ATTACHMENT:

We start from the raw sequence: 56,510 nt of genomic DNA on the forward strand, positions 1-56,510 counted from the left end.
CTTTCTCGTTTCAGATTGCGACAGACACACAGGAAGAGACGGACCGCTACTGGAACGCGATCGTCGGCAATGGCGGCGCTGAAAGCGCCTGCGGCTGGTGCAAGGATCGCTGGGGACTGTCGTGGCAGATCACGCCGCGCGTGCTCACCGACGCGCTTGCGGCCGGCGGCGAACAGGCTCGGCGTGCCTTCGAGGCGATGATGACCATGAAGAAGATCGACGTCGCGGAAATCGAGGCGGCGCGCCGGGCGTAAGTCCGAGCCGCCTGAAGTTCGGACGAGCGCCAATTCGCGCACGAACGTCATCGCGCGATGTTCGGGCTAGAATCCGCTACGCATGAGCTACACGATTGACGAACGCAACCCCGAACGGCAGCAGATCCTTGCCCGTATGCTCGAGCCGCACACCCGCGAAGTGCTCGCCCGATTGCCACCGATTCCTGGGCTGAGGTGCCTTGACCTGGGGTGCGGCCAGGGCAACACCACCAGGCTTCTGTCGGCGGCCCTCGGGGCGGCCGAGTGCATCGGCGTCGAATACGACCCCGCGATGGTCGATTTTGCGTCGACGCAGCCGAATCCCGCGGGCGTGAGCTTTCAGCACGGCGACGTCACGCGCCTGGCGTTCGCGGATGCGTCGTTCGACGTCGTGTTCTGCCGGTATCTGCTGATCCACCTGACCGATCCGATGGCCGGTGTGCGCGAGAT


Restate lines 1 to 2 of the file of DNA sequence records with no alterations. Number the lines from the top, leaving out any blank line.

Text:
We start from the raw sequence: 56,510 nt of genomic DNA on the forward strand, positions 1-56,510 counted from the left end.
CTTTCTCGTTTCAGATTGCGACAGACACACAGGAAGAGACGGACCGCTACTGGAACGCGATCGTCGGCAATGGCGGCGCTGAAAGCGCCTGCGGCTGGTGCAAGGATCGCTGGGGACTGTCGTGGCAGATCACGCCGCGCGTGCTCACCGACGCGCTTGCGGCCGGCGGCGAACAGGCTCGGCGTGCCTTCGAGGCGATGATGACCATGAAGAAGATCGACGTCGCGGAAATCGAGGCGGCGCGCCGGGCGTAAGTCCGAGCCGCCTGAAGTTCGGACGAGCGCCAATTCGCGCACGAACGTCATCGCGCGATGTTCGGGCTAGAATCCGCTACGCATGAGCTACACGATTGACGAACGCAACCCCGAACGGCAGCAGATCCTTGCCCGTATGCTCGAGCCGCACACCCGCGAAGTGCTCGCCCGATTGCCACCGATTCCTGGGCTGAGGTGCCTTGACCTGGGGTGCGGCCAGGGCAACACCACCAGGCTTCTGTCGGCGGCCCTCGGGGCGGCCGAGTGCATCGGCGTCGAATACGACCCCGCGATGGTCGATTTTGCGTCGACGCAGCCGAATCCCGCGGGCGTGAGCTTTCAGCACGGCGACGTCACGCGCCTGGCGTTCGCGGATGCGTCGTTCGACGTCGTGTTCTGCCGGTATCTGCTGATCCACCTGACCGATCCGATGGCCGGTGTGCGCGAGAT